The inaugural edition of Taiwan Film Festival Iceland will take place in March to share with Icelandic audiences the long and tempestuous history and diverse cultural heritage of Taiwan through the uncensored lens of independent Taiwanese filmmakers.
An exciting program of films will cover a broad range of topical issues that are both particular to Taiwan yet speak to a global audience — including LGBTQ rights, ethnicity, land rights, environment, and politics. As the only Mandarin-speaking country in the world who promotes freedom of speech, Taiwan has a powerful voice to tell stories others cannot.
Kicking off in venues across Iceland, the inaugural festival will run from March 8 through 24. The opening film, "The Great Buddha + (大佛普拉斯)," will be screened as part of the StockFish Film Festival and the rest of the program will be shown at independent cinemas Bíó Paradís and Iðnó.
"Iceland's festival program is inspired by films which give a voice to forgotten places and people," explained festival curator Aephie Chen.
Opening the festival on March 8 is "The Great Buddha +," a noir comedy directed by Huang Hsin-yao (黃信堯) that looks at political corruption through the eyes of two disenfranchised, lonely misfits. Director Huang will hold a Q&A session after the screening at Bíó Paradís.
Up next will be a selection of short films, including the gender-bending and surreal "The Glamorous Boys of Tang (唐朝綺麗男)"; "Blossom (繁花盛開)" on Taiwan's marginalized drag queen communities; art house documentary "In Trance We Gaze (恍惚與凝視的練習)"; "The Pig (豬)," a drama where two lost souls and a sacrificial pig struggle for survival; "Arnie (阿尼)" on the daily struggles of migrant seamen working in Taiwan; and "32 Km – 60 Years (32公里～六十年)," a journey where an octogenarian hikes up a mountain in search of his abandoned tribal village.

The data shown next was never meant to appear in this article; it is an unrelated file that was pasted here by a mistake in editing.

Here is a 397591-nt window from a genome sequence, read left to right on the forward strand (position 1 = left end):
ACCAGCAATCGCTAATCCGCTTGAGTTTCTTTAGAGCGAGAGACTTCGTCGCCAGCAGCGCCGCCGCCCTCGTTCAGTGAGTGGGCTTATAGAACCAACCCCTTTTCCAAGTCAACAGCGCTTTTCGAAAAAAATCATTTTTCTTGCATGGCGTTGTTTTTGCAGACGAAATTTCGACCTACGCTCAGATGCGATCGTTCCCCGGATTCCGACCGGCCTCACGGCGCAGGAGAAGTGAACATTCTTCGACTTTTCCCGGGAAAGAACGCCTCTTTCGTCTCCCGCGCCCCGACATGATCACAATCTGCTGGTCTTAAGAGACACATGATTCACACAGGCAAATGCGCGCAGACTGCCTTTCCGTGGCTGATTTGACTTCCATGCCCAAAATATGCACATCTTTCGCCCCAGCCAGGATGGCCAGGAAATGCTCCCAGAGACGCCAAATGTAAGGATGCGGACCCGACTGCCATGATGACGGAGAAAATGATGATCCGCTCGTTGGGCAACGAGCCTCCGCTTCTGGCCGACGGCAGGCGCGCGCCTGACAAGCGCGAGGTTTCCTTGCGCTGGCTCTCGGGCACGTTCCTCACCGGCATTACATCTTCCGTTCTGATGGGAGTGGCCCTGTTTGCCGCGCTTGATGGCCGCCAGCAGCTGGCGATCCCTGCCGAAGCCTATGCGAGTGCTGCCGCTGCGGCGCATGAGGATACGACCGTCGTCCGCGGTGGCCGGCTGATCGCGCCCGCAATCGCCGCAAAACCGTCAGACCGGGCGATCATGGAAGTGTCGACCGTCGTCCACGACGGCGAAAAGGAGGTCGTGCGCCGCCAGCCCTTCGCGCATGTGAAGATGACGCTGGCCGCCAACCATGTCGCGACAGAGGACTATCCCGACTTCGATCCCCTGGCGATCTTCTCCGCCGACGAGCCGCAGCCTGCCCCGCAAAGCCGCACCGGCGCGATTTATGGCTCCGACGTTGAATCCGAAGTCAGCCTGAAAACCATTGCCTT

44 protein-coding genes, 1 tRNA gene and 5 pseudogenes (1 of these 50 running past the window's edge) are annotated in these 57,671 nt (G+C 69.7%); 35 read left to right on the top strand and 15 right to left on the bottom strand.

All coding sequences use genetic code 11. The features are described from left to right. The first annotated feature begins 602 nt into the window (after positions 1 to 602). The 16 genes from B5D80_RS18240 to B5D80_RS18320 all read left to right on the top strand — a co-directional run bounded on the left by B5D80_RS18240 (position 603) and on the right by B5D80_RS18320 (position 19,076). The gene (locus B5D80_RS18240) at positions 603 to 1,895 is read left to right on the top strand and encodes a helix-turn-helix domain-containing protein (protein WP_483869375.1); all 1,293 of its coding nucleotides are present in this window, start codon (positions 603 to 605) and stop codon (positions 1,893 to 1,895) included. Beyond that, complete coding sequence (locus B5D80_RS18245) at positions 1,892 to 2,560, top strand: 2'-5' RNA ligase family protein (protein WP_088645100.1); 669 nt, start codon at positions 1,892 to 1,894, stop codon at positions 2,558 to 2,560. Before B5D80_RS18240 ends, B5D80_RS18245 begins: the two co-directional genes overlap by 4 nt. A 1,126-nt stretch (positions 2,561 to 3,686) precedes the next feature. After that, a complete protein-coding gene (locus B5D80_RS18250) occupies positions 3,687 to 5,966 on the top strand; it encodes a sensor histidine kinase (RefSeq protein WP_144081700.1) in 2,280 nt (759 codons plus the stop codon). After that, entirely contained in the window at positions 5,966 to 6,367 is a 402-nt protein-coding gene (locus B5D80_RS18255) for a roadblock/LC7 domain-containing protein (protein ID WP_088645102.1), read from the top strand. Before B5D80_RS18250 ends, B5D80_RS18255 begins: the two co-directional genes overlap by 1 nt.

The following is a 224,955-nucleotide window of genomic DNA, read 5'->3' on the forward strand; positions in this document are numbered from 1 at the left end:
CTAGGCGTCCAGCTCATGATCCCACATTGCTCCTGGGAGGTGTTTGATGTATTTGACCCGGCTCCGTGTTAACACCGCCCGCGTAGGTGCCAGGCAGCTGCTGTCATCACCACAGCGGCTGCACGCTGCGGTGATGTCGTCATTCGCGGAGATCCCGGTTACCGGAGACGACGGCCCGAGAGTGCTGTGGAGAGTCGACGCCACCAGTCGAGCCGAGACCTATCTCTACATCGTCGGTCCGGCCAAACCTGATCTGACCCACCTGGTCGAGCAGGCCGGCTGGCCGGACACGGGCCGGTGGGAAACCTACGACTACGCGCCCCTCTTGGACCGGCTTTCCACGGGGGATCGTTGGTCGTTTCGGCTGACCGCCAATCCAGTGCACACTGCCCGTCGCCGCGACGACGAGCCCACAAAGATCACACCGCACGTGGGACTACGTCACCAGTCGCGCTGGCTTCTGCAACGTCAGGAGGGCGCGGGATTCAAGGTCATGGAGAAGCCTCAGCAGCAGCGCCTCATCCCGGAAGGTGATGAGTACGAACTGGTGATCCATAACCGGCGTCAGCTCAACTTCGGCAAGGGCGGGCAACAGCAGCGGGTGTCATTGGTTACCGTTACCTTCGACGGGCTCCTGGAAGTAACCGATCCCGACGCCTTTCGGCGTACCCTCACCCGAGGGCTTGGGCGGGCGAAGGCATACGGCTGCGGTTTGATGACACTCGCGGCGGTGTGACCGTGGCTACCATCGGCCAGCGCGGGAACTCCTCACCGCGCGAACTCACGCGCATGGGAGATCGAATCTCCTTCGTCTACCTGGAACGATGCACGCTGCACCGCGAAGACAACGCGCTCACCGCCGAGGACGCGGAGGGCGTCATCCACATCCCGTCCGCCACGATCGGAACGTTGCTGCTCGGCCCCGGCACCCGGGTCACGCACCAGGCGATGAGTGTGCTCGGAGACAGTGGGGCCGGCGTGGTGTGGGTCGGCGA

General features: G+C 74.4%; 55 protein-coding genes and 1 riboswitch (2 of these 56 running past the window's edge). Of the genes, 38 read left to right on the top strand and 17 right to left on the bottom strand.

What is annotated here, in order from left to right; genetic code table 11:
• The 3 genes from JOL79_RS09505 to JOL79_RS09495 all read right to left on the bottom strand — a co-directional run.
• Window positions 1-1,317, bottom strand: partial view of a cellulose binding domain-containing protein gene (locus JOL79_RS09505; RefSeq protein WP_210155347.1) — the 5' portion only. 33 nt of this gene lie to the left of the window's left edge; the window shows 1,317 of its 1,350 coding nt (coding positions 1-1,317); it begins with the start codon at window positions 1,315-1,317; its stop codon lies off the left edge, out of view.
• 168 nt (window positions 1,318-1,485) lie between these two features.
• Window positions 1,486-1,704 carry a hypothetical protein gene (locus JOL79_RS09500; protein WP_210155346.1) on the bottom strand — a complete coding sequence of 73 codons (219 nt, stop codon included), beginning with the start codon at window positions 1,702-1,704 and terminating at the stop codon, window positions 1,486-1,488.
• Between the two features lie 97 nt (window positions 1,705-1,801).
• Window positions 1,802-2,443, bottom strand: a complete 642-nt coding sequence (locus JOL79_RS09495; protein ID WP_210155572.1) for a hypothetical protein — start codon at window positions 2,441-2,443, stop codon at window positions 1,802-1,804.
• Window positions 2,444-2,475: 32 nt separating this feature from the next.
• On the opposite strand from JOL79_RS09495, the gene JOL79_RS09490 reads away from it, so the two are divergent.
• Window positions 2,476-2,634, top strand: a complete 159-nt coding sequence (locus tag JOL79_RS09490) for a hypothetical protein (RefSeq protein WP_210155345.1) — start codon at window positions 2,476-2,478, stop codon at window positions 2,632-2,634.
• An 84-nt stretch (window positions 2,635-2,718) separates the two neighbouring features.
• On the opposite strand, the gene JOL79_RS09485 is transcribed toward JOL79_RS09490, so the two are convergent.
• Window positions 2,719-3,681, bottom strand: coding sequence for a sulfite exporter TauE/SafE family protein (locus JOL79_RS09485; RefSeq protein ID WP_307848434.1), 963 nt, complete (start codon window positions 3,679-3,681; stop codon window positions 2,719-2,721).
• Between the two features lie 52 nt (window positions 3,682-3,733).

Also making its debut in Iceland is "Long Time No Sea (只有大海知道)," which combines family-friendly drama with rich ethnographic detail, depicting a generation of children disconnected from their roots as they grow up with absent parents seeking better lives elsewhere. Writer-director Heather Tsui (崔永徽) hopes to shed light on the plight of the Tao, who number just over 3,000 and have lived on Orchid Island for 800 years.
Also coming with stellar reviews is "God Man Dog (流浪神狗人)," in which three intricate and seemingly unrelated storylines are interwoven into one. Director Chen Singing’s (陳芯宜) thrilling Taiwanese drama illustrates the conflicts between city and countryside, immigrants and indigenous people, as well as the different religions that exist on the island.
Rounding up the lineup is a collection of films directed or produced by acclaimed filmmaker Wei Te-sheng — historic epic "Warriors of Rainbow: Seediq Bale (賽德克·巴萊)," romantic comedy "Cape No. 7 (海角七號)," Seediq documentary "Pusu Qhuni (餘生)," and baseball flick "KANO." Each screening will be followed by a Q&A session with the director or a storytelling workshop with Wei.
After Iceland, the Taiwan Film Festival will travel to the UK next month where a second program of independent Taiwanese films will be screened from April 3 through 14.
More information on both Icelandic and UK screenings can be found at: https://www.filmtaiwan.org/